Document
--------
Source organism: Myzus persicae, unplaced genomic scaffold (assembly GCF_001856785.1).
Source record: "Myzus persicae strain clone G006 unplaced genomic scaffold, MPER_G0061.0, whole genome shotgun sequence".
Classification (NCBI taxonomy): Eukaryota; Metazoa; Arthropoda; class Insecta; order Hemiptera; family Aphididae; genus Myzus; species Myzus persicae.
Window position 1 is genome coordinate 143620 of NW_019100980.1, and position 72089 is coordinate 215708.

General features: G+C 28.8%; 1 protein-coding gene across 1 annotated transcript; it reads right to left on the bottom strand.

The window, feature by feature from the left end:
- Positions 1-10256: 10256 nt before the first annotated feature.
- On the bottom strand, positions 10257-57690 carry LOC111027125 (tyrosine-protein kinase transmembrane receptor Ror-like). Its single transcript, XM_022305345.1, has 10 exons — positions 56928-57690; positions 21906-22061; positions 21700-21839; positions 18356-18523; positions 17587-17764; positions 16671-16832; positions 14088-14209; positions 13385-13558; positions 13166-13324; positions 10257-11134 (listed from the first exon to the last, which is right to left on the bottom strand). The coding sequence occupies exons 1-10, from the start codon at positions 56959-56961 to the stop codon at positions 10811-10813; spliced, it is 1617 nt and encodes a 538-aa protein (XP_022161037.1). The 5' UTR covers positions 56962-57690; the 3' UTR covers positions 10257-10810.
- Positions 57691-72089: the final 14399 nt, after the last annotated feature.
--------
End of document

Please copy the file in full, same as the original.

Source organism: Myzus persicae, unplaced genomic scaffold (assembly GCF_001856785.1).
Source record: "Myzus persicae strain clone G006 unplaced genomic scaffold, MPER_G0061.0, whole genome shotgun sequence".
Classification (NCBI taxonomy): Eukaryota; Metazoa; Arthropoda; class Insecta; order Hemiptera; family Aphididae; genus Myzus; species Myzus persicae.
Window position 1 is genome coordinate 143620 of NW_019100980.1, and position 72089 is coordinate 215708.

General features: G+C 28.8%; 1 protein-coding gene across 1 annotated transcript; it reads right to left on the bottom strand.

The window, feature by feature from the left end:
- Positions 1-10256: 10256 nt before the first annotated feature.
- On the bottom strand, positions 10257-57690 carry LOC111027125 (tyrosine-protein kinase transmembrane receptor Ror-like). Its single transcript, XM_022305345.1, has 10 exons — positions 56928-57690; positions 21906-22061; positions 21700-21839; positions 18356-18523; positions 17587-17764; positions 16671-16832; positions 14088-14209; positions 13385-13558; positions 13166-13324; positions 10257-11134 (listed from the first exon to the last, which is right to left on the bottom strand). The coding sequence occupies exons 1-10, from the start codon at positions 56959-56961 to the stop codon at positions 10811-10813; spliced, it is 1617 nt and encodes a 538-aa protein (XP_022161037.1). The 5' UTR covers positions 56962-57690; the 3' UTR covers positions 10257-10810.
- Positions 57691-72089: the final 14399 nt, after the last annotated feature.